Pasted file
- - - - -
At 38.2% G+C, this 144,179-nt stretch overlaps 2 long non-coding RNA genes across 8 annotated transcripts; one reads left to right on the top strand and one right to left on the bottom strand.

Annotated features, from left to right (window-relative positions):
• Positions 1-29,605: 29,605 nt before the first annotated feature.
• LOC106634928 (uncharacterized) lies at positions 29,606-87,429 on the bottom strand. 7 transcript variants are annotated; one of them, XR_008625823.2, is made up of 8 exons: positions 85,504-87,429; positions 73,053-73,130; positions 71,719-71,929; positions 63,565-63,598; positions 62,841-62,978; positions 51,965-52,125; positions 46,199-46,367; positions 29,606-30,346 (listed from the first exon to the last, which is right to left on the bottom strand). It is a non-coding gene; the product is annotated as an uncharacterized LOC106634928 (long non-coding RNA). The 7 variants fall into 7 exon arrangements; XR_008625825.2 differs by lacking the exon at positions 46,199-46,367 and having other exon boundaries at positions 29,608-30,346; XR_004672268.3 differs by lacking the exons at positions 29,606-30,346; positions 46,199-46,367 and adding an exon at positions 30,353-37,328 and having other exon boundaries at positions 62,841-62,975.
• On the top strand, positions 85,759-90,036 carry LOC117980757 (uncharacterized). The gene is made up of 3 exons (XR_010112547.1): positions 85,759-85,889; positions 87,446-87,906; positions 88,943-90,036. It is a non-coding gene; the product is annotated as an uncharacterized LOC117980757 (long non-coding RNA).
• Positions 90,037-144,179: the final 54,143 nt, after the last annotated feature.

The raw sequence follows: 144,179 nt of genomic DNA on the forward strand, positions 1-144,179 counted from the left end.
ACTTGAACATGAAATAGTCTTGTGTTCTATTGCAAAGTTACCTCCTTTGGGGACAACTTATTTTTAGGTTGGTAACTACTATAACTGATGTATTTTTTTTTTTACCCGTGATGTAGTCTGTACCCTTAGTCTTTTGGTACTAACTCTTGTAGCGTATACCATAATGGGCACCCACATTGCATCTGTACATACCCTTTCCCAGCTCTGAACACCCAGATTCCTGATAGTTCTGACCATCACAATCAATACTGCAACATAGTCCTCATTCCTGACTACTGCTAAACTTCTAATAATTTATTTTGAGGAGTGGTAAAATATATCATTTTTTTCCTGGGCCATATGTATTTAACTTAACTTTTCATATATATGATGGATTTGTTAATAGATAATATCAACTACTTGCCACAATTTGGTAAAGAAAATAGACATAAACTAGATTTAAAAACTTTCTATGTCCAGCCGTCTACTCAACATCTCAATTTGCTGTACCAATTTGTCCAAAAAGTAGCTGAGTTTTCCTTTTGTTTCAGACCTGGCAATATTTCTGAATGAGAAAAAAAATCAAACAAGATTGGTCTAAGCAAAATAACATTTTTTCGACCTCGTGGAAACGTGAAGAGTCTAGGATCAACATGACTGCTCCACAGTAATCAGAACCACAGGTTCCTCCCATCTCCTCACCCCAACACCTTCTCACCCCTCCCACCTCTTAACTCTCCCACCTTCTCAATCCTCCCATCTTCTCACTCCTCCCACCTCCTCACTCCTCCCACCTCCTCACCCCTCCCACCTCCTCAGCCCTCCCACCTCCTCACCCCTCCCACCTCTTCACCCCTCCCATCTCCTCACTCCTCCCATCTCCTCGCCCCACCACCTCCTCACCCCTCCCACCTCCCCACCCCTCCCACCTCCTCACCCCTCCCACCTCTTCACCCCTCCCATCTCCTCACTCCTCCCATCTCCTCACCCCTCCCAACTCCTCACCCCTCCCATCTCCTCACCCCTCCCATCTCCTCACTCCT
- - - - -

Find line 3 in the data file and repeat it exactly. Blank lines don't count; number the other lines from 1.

• Positions 1-29,605: 29,605 nt before the first annotated feature.